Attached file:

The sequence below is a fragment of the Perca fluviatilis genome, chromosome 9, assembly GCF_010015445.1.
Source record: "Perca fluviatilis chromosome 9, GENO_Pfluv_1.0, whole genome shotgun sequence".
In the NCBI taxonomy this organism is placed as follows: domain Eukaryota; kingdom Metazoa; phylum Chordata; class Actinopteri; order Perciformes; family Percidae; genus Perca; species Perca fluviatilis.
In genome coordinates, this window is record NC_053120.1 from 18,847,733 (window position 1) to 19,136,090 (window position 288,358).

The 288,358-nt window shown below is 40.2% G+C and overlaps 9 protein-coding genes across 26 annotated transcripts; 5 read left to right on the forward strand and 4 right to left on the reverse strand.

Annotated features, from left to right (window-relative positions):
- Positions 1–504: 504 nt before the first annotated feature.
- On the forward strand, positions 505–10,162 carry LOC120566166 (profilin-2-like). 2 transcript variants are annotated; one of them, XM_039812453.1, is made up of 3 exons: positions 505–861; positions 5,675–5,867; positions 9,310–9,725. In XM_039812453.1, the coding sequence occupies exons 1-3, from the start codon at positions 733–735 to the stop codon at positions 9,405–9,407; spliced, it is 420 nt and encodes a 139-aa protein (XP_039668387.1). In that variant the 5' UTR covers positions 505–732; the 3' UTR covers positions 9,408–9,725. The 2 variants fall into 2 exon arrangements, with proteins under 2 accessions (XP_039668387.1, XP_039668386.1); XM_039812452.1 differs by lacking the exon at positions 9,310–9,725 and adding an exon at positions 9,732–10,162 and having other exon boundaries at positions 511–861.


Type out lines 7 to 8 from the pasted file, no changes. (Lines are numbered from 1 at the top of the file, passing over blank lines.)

- Positions 1–504: 504 nt before the first annotated feature.
- On the forward strand, positions 505–10,162 carry LOC120566166 (profilin-2-like). 2 transcript variants are annotated; one of them, XM_039812453.1, is made up of 3 exons: positions 505–861; positions 5,675–5,867; positions 9,310–9,725. In XM_039812453.1, the coding sequence occupies exons 1-3, from the start codon at positions 733–735 to the stop codon at positions 9,405–9,407; spliced, it is 420 nt and encodes a 139-aa protein (XP_039668387.1). In that variant the 5' UTR covers positions 505–732; the 3' UTR covers positions 9,408–9,725. The 2 variants fall into 2 exon arrangements, with proteins under 2 accessions (XP_039668387.1, XP_039668386.1); XM_039812452.1 differs by lacking the exon at positions 9,310–9,725 and adding an exon at positions 9,732–10,162 and having other exon boundaries at positions 511–861.